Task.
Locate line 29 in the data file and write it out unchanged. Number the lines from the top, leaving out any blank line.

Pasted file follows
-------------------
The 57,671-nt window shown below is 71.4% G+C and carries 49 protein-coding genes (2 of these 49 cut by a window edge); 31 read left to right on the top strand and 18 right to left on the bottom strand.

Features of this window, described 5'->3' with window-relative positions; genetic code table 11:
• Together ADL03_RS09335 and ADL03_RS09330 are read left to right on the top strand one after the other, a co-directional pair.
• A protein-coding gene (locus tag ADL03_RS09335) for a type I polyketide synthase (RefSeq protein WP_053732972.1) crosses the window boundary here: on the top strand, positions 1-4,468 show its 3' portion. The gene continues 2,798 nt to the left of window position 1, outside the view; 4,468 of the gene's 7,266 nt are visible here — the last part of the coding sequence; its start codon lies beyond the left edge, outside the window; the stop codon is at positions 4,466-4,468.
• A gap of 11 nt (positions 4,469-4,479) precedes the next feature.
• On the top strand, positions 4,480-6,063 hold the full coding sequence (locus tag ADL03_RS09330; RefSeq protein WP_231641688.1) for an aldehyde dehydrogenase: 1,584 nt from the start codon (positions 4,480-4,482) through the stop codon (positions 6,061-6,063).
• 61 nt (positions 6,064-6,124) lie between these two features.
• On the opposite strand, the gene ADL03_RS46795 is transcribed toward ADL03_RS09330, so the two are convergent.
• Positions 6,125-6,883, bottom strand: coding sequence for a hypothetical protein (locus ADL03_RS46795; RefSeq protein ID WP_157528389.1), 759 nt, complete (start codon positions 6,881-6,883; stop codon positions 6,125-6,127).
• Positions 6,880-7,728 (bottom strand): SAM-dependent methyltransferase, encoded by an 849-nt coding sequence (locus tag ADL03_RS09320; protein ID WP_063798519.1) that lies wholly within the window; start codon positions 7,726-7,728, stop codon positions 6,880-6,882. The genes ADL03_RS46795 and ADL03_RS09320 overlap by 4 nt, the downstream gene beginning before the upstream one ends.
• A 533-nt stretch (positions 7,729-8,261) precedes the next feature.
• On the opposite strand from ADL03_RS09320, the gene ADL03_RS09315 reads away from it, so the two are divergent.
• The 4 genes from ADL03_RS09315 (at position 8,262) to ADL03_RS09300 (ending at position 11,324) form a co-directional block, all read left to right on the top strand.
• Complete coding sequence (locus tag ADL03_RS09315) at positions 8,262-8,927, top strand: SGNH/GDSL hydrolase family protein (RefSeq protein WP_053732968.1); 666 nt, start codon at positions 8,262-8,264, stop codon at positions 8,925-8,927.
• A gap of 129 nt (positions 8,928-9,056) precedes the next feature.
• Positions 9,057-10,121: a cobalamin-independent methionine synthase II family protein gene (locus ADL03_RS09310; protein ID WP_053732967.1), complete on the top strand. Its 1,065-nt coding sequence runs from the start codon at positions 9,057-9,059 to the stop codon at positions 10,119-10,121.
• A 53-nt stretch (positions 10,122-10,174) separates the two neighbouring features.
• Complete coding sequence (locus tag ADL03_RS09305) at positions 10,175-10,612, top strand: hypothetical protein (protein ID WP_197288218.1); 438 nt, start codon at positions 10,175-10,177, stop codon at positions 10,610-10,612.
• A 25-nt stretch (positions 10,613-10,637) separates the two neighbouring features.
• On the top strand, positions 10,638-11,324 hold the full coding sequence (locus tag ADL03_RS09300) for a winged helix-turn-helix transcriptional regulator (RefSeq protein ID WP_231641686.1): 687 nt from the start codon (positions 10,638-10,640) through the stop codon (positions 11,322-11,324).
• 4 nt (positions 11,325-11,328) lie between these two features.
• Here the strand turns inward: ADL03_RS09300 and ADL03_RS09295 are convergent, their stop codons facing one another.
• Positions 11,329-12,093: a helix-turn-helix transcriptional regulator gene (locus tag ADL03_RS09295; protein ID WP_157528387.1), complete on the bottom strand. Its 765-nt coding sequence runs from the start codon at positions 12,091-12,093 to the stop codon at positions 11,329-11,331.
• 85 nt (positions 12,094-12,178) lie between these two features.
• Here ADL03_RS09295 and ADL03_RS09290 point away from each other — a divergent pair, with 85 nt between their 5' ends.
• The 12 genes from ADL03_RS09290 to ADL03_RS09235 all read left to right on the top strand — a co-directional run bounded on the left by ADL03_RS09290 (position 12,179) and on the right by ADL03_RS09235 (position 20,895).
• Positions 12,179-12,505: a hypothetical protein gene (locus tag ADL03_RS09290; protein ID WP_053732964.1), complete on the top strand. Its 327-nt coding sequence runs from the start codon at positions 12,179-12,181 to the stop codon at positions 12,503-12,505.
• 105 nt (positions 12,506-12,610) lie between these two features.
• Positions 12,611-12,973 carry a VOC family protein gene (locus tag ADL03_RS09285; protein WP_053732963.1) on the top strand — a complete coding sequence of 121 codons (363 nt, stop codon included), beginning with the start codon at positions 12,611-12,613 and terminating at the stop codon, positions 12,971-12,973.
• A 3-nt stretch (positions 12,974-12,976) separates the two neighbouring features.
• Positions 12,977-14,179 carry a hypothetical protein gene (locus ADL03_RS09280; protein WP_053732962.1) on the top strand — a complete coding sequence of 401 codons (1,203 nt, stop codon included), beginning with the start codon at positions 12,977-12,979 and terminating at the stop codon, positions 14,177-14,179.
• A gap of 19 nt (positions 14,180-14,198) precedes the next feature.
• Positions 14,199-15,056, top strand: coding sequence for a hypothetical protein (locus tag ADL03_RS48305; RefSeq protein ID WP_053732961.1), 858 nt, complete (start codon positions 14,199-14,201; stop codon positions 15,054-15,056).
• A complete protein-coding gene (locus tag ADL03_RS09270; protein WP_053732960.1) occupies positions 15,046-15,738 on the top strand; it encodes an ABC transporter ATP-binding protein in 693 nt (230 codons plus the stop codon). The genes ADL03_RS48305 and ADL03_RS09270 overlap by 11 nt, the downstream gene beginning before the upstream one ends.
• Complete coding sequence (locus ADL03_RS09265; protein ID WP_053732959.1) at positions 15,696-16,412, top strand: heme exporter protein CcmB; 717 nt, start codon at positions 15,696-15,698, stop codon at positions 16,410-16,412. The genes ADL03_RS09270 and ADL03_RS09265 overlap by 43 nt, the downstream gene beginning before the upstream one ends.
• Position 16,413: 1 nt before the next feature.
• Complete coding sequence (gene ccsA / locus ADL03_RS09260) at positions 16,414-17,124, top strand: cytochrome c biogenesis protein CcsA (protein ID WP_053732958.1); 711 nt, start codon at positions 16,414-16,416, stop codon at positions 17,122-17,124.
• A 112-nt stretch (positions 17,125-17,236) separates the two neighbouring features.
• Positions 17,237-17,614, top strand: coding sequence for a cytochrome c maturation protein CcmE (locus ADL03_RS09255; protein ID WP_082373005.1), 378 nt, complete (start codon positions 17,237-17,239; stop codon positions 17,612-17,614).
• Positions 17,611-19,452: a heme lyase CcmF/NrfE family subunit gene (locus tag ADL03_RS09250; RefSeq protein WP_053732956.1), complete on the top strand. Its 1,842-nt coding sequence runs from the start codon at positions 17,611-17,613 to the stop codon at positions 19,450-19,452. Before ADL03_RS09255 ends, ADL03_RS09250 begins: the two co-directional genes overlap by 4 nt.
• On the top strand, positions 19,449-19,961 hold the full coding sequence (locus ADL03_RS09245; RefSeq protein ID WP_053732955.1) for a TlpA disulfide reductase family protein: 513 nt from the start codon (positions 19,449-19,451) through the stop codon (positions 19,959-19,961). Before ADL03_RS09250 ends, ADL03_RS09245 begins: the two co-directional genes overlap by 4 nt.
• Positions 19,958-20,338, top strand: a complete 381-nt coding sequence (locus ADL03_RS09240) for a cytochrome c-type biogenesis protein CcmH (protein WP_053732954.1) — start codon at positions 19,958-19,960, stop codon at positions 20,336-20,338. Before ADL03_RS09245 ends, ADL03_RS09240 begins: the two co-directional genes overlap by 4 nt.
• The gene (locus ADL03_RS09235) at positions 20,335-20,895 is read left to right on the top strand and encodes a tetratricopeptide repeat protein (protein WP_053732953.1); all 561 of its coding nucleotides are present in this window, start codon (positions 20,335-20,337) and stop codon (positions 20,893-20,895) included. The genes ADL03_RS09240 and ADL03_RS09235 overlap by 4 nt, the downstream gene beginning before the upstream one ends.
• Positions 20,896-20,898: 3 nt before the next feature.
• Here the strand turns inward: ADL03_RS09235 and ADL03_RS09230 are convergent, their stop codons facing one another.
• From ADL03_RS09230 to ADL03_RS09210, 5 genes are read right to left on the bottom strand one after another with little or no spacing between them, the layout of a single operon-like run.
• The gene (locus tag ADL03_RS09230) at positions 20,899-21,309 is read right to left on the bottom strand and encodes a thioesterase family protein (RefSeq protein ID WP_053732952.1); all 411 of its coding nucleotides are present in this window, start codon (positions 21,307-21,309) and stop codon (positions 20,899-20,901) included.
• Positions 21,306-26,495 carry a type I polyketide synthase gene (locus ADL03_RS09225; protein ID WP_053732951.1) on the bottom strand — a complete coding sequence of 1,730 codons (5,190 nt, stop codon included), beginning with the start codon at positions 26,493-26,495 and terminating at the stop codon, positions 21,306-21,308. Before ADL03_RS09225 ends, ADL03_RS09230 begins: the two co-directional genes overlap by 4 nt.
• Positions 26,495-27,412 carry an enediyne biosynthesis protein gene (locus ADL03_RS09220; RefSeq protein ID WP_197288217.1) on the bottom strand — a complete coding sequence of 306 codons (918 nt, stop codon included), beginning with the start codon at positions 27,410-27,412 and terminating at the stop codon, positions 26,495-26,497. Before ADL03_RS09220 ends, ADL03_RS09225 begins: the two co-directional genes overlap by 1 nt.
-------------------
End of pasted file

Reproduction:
• Positions 12,611-12,973 carry a VOC family protein gene (locus tag ADL03_RS09285; protein WP_053732963.1) on the top strand — a complete coding sequence of 121 codons (363 nt, stop codon included), beginning with the start codon at positions 12,611-12,613 and terminating at the stop codon, positions 12,971-12,973.